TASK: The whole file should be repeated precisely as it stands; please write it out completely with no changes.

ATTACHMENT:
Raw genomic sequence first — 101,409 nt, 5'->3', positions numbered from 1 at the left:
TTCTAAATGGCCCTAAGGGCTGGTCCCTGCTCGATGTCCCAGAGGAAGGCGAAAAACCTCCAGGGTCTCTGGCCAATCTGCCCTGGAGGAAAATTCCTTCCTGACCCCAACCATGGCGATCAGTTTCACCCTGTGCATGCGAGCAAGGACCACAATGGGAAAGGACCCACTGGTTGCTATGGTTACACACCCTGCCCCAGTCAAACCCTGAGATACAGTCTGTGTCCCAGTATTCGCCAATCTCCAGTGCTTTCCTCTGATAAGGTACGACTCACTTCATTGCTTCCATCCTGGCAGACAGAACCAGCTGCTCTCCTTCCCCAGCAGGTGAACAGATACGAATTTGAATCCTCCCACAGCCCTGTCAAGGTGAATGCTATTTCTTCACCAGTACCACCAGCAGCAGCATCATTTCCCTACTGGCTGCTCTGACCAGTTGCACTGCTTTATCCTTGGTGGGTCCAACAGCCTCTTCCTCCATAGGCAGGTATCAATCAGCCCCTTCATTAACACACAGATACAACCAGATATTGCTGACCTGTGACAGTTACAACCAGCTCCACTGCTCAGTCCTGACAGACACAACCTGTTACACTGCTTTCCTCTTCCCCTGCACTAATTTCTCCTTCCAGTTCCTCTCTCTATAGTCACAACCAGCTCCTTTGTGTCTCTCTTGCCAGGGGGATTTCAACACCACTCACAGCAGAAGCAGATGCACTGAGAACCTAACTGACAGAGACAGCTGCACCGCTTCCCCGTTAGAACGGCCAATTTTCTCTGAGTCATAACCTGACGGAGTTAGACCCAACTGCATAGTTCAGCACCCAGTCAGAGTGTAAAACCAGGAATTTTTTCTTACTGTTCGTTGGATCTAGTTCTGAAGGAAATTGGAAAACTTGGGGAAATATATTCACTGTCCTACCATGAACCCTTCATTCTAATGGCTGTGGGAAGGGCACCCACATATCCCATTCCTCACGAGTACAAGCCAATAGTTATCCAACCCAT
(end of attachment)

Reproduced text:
Raw genomic sequence first — 101,409 nt, 5'->3', positions numbered from 1 at the left:
TTCTAAATGGCCCTAAGGGCTGGTCCCTGCTCGATGTCCCAGAGGAAGGCGAAAAACCTCCAGGGTCTCTGGCCAATCTGCCCTGGAGGAAAATTCCTTCCTGACCCCAACCATGGCGATCAGTTTCACCCTGTGCATGCGAGCAAGGACCACAATGGGAAAGGACCCACTGGTTGCTATGGTTACACACCCTGCCCCAGTCAAACCCTGAGATACAGTCTGTGTCCCAGTATTCGCCAATCTCCAGTGCTTTCCTCTGATAAGGTACGACTCACTTCATTGCTTCCATCCTGGCAGACAGAACCAGCTGCTCTCCTTCCCCAGCAGGTGAACAGATACGAATTTGAATCCTCCCACAGCCCTGTCAAGGTGAATGCTATTTCTTCACCAGTACCACCAGCAGCAGCATCATTTCCCTACTGGCTGCTCTGACCAGTTGCACTGCTTTATCCTTGGTGGGTCCAACAGCCTCTTCCTCCATAGGCAGGTATCAATCAGCCCCTTCATTAACACACAGATACAACCAGATATTGCTGACCTGTGACAGTTACAACCAGCTCCACTGCTCAGTCCTGACAGACACAACCTGTTACACTGCTTTCCTCTTCCCCTGCACTAATTTCTCCTTCCAGTTCCTCTCTCTATAGTCACAACCAGCTCCTTTGTGTCTCTCTTGCCAGGGGGATTTCAACACCACTCACAGCAGAAGCAGATGCACTGAGAACCTAACTGACAGAGACAGCTGCACCGCTTCCCCGTTAGAACGGCCAATTTTCTCTGAGTCATAACCTGACGGAGTTAGACCCAACTGCATAGTTCAGCACCCAGTCAGAGTGTAAAACCAGGAATTTTTTCTTACTGTTCGTTGGATCTAGTTCTGAAGGAAATTGGAAAACTTGGGGAAATATATTCACTGTCCTACCATGAACCCTTCATTCTAATGGCTGTGGGAAGGGCACCCACATATCCCATTCCTCACGAGTACAAGCCAATAGTTATCCAACCCAT